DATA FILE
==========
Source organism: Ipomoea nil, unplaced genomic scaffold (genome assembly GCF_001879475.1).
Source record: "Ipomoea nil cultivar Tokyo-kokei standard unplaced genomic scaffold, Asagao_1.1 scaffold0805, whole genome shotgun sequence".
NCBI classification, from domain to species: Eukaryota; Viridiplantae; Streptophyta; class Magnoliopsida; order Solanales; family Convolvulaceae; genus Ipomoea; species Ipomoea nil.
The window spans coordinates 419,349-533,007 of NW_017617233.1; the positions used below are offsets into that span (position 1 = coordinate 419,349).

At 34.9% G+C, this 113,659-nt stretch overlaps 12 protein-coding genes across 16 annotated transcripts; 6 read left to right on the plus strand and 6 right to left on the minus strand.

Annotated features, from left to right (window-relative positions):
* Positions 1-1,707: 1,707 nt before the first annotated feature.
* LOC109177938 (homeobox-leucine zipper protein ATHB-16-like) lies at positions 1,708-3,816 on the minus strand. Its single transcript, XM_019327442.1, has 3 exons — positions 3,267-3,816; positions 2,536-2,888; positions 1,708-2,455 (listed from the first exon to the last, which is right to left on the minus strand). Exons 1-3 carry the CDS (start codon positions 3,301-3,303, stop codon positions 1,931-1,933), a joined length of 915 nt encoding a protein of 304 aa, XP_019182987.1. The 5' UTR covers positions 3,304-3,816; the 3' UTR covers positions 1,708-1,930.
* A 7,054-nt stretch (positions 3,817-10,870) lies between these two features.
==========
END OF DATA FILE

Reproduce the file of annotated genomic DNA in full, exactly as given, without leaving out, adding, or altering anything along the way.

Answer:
Source organism: Ipomoea nil, unplaced genomic scaffold (genome assembly GCF_001879475.1).
Source record: "Ipomoea nil cultivar Tokyo-kokei standard unplaced genomic scaffold, Asagao_1.1 scaffold0805, whole genome shotgun sequence".
NCBI classification, from domain to species: Eukaryota; Viridiplantae; Streptophyta; class Magnoliopsida; order Solanales; family Convolvulaceae; genus Ipomoea; species Ipomoea nil.
The window spans coordinates 419,349-533,007 of NW_017617233.1; the positions used below are offsets into that span (position 1 = coordinate 419,349).

At 34.9% G+C, this 113,659-nt stretch overlaps 12 protein-coding genes across 16 annotated transcripts; 6 read left to right on the plus strand and 6 right to left on the minus strand.

Annotated features, from left to right (window-relative positions):
* Positions 1-1,707: 1,707 nt before the first annotated feature.
* LOC109177938 (homeobox-leucine zipper protein ATHB-16-like) lies at positions 1,708-3,816 on the minus strand. Its single transcript, XM_019327442.1, has 3 exons — positions 3,267-3,816; positions 2,536-2,888; positions 1,708-2,455 (listed from the first exon to the last, which is right to left on the minus strand). Exons 1-3 carry the CDS (start codon positions 3,301-3,303, stop codon positions 1,931-1,933), a joined length of 915 nt encoding a protein of 304 aa, XP_019182987.1. The 5' UTR covers positions 3,304-3,816; the 3' UTR covers positions 1,708-1,930.
* A 7,054-nt stretch (positions 3,817-10,870) lies between these two features.